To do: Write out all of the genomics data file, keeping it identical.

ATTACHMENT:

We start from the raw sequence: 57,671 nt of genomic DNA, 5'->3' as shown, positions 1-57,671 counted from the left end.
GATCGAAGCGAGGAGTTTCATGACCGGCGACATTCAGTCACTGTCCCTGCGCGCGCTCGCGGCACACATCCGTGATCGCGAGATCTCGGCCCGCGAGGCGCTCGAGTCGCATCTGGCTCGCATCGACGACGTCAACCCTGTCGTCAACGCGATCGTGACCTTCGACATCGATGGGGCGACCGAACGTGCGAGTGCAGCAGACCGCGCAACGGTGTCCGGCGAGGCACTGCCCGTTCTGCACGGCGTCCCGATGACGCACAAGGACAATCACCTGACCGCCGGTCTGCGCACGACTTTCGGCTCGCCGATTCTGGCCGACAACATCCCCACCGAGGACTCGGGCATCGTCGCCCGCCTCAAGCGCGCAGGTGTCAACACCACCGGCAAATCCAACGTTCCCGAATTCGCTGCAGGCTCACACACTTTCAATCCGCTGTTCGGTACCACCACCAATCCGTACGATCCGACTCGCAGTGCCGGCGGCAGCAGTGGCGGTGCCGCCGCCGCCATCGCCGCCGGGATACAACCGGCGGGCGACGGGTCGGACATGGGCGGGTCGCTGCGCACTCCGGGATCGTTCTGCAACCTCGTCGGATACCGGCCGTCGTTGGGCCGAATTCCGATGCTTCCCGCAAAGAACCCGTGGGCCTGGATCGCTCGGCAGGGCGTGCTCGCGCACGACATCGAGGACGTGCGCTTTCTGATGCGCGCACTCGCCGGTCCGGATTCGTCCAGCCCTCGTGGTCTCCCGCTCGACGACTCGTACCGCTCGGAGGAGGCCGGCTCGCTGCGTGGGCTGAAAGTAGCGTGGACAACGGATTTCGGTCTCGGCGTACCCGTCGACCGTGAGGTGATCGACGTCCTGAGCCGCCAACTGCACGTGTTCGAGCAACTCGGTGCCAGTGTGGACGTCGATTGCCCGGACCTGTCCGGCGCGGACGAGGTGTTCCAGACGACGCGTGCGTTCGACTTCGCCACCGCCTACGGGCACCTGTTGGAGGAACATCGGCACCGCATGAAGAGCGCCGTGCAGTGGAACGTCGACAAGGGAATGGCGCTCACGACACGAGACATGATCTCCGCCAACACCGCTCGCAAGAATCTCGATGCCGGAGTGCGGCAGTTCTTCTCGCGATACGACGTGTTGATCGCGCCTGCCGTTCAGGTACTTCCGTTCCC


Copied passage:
We start from the raw sequence: 57,671 nt of genomic DNA, 5'->3' as shown, positions 1-57,671 counted from the left end.
GATCGAAGCGAGGAGTTTCATGACCGGCGACATTCAGTCACTGTCCCTGCGCGCGCTCGCGGCACACATCCGTGATCGCGAGATCTCGGCCCGCGAGGCGCTCGAGTCGCATCTGGCTCGCATCGACGACGTCAACCCTGTCGTCAACGCGATCGTGACCTTCGACATCGATGGGGCGACCGAACGTGCGAGTGCAGCAGACCGCGCAACGGTGTCCGGCGAGGCACTGCCCGTTCTGCACGGCGTCCCGATGACGCACAAGGACAATCACCTGACCGCCGGTCTGCGCACGACTTTCGGCTCGCCGATTCTGGCCGACAACATCCCCACCGAGGACTCGGGCATCGTCGCCCGCCTCAAGCGCGCAGGTGTCAACACCACCGGCAAATCCAACGTTCCCGAATTCGCTGCAGGCTCACACACTTTCAATCCGCTGTTCGGTACCACCACCAATCCGTACGATCCGACTCGCAGTGCCGGCGGCAGCAGTGGCGGTGCCGCCGCCGCCATCGCCGCCGGGATACAACCGGCGGGCGACGGGTCGGACATGGGCGGGTCGCTGCGCACTCCGGGATCGTTCTGCAACCTCGTCGGATACCGGCCGTCGTTGGGCCGAATTCCGATGCTTCCCGCAAAGAACCCGTGGGCCTGGATCGCTCGGCAGGGCGTGCTCGCGCACGACATCGAGGACGTGCGCTTTCTGATGCGCGCACTCGCCGGTCCGGATTCGTCCAGCCCTCGTGGTCTCCCGCTCGACGACTCGTACCGCTCGGAGGAGGCCGGCTCGCTGCGTGGGCTGAAAGTAGCGTGGACAACGGATTTCGGTCTCGGCGTACCCGTCGACCGTGAGGTGATCGACGTCCTGAGCCGCCAACTGCACGTGTTCGAGCAACTCGGTGCCAGTGTGGACGTCGATTGCCCGGACCTGTCCGGCGCGGACGAGGTGTTCCAGACGACGCGTGCGTTCGACTTCGCCACCGCCTACGGGCACCTGTTGGAGGAACATCGGCACCGCATGAAGAGCGCCGTGCAGTGGAACGTCGACAAGGGAATGGCGCTCACGACACGAGACATGATCTCCGCCAACACCGCTCGCAAGAATCTCGATGCCGGAGTGCGGCAGTTCTTCTCGCGATACGACGTGTTGATCGCGCCTGCCGTTCAGGTACTTCCGTTCCC